Charles Barkley is right about Paul George. 

You can’t go and self-ordain yourself a postseason star with a spiffy nickname if your tendency is to dim once the lights are at their most intense. 

Or, as Chuck put it the other night on TNT: “You can’t be calling yourself ‘Playoff P’ and lose all the time,” Barkley said. “You don’t see me walking around saying ‘I won the championship’ because I didn’t win it. They don’t call me Championship Chuck.”

At this rate, the same will end up being true for George. On Sunday, in an overtime thriller that showcased the postseason potential of Luka Doncic — he put up a 43-point triple-double and knocked down a game-winner at the buzzer for Dallas — we got something else entirely from George.

It was an incredible Game 4 in which neither of the team’s secondary stars showed up. For Luka and Dallas, there was no Kristaps Porzingis, who was a late scratch due to injury. But for Kawhi Leonard and the Clippers, George was absent despite being present, abdicating any real role late in the game of his own accord. The “P” in his silly nickname stood for “painful” more than anything else. 

George was a dispiriting 3 of 14 from the field, including 1 of 7 on 3s, a bleak reminder to Clippers fans that they need him to show up and play great to have any real chance this postseason. Instead, he mustered just three shots in the fourth quarter and overtime, making one. 

As for much of P.G.’s playoff career, when he wasn’t hiding from the moment, he was failing at it. Winning cures all things, sure, but you gotta win to get that cure, and it sure helps if stars play like them to get those wins.

To say George has much to prove this postseason is a massive understatement. 

But here’s the thing: He’s in pretty good company.

To different levels — and in different ways — several of the game’s best players still have much to prove about their greatness in the playoffs and the ability for their skills to come to the forefront in the game’s toughest moments.

Think George, sure, but also Anthony Davis, James Harden and Chris Paul. Giannis Antetokounmpo will soon be a two-time MVP, but time will tell about whether he’s also a player with an actual Finals appearance. Even Damian Lillard, to some, still has much to prove.

Because fair or not fair, actual greatness in the NBA is measured by playoff success. Not near-success. Not almost-success. Actual, tangible championships, something neither A.D., CP3, Lillard, P.G. or Giannis have yet to even approach.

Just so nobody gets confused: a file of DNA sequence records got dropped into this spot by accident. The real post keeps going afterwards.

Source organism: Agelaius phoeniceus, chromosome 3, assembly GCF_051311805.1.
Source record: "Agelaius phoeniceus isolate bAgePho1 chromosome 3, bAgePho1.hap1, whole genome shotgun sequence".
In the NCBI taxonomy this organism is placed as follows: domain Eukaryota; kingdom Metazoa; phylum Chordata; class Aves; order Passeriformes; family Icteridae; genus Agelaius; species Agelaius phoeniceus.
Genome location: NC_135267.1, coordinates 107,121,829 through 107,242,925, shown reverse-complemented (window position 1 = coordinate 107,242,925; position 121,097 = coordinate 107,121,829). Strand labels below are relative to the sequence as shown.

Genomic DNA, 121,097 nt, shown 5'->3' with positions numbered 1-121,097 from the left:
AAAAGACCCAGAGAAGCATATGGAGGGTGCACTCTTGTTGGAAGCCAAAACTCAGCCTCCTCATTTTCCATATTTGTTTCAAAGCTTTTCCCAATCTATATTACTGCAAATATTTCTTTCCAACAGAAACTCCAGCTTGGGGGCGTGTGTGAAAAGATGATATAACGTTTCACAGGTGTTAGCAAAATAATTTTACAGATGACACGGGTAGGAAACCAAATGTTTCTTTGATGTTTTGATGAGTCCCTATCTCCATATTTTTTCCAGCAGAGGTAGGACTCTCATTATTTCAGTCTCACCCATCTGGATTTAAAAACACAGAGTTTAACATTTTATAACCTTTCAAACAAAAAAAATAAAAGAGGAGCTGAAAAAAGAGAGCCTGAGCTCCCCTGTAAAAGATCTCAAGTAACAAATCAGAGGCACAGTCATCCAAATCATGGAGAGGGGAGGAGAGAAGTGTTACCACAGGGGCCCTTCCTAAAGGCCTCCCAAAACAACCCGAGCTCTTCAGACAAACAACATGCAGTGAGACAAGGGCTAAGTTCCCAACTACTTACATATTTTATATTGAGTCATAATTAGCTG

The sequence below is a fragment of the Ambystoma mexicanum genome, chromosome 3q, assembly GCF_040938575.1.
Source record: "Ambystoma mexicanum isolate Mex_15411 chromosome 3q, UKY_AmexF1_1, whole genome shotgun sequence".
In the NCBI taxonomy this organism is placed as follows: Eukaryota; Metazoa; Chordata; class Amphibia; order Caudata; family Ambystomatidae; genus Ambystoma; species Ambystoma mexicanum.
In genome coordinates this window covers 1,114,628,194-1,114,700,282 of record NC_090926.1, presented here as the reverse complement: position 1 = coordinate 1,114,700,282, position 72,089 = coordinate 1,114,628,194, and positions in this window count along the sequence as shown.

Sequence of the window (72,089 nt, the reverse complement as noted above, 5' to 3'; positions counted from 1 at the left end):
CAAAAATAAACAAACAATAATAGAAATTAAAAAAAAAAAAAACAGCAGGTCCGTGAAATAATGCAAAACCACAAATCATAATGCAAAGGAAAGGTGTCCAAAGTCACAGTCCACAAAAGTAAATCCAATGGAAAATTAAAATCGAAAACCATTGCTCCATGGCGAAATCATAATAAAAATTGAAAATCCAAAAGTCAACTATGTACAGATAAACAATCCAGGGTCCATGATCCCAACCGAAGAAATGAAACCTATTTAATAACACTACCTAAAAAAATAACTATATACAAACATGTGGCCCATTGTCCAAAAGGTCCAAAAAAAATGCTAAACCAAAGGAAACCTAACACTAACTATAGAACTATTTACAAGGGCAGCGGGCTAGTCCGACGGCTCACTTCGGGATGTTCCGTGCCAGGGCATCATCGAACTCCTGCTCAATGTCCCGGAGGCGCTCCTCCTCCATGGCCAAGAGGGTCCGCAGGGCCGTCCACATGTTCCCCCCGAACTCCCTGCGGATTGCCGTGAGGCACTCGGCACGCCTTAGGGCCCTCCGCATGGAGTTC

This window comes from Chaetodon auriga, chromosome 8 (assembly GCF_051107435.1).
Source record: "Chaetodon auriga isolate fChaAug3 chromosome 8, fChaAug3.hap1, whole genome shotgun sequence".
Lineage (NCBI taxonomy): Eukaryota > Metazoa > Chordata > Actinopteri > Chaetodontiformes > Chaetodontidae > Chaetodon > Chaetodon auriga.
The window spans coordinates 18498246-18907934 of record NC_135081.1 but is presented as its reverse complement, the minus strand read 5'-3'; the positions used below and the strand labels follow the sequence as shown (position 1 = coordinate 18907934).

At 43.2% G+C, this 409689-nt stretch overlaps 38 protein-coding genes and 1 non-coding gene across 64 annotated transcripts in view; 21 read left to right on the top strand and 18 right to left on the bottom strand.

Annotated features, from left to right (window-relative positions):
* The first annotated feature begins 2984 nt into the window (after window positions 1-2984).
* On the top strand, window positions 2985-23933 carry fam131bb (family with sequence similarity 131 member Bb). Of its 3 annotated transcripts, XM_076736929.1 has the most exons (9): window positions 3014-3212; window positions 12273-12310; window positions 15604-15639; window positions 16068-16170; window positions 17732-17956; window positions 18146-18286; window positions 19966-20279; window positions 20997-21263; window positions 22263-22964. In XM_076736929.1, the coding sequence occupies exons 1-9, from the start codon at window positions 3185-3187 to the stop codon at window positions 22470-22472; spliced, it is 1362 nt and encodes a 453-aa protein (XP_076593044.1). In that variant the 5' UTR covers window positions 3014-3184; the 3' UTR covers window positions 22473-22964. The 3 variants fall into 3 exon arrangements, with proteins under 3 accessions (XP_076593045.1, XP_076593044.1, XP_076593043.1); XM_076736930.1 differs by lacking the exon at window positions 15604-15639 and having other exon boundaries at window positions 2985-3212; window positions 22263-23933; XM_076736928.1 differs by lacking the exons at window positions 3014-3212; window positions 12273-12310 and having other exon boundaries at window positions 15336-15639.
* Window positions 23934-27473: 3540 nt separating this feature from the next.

Outside of James Harden with the Thunder when he came off the bench, none have made an NBA Finals. All, in their own ways, need to this time around.

These things matter. Take Karl Malone, who actually made two NBA Finals — and in each time ran into Michael Jordan, still the greatest player of all time. Malone is second on the NBA all-time scoring list, he’s eighth all time in rebounds, and he’s a two-time MVP. He’s also an afterthought, a star diminished by what he did not do, because rings are what we remember for players who aspire to a level of legacy that will last beyond their playing days.

So far, Malone has a resume far superior to that of CP3, Harden, P.G., even Harden and Giannis. And Malone is all but forgotten, hard pressed to make any serious all-time top 10 list. He couldn’t even crack CBS Sports’ all-time top 15 list earlier this year.

Beat Jordan once, he’s a legend. Instead what he accomplished often feels invisible.

These things matter.

Lillard, to me, does not belong on this list. He has stayed. He himself sent George home last year when P.G. was with the Thunder. “Dame Time” is real. “Playoff P” is a joke. Giannis is too early in his career to assess with any kind of “can’t win big” label, but that could change this year if Milwaukee fails to earn its way to the Finals.

We take for granted the level of silly greatness the likes of LeBron James, Kawhi Leonard, Kobe Bryant, Tim Duncan and Michael Jordan, to name a few, have brought to bear in the playoffs. And on the other side of the spectrum we fail to fully recognize that not every star can be one in those moments, enough times, over and over, to be the focal point and catalyst of a championship team.

If, right now, I had to rank some of these names from least unreliable in the playoffs to most, it would go something like this:

1. Paul George
2. James Harden
3. Anthony Davis
4. Giannis Antetokounmpo
5. Chris Paul

It’s hard to see all of them reframing their place in the game this time around.

Let’s start with CP3. While he’s yet to make a Finals, ever, in his storied career, and despite what multiple sources over the years have told CBS Sports is a very difficult personality under the stress and grind of the postseason that tears at the seams of a locker room, he is a superior talent and clutch shot maker.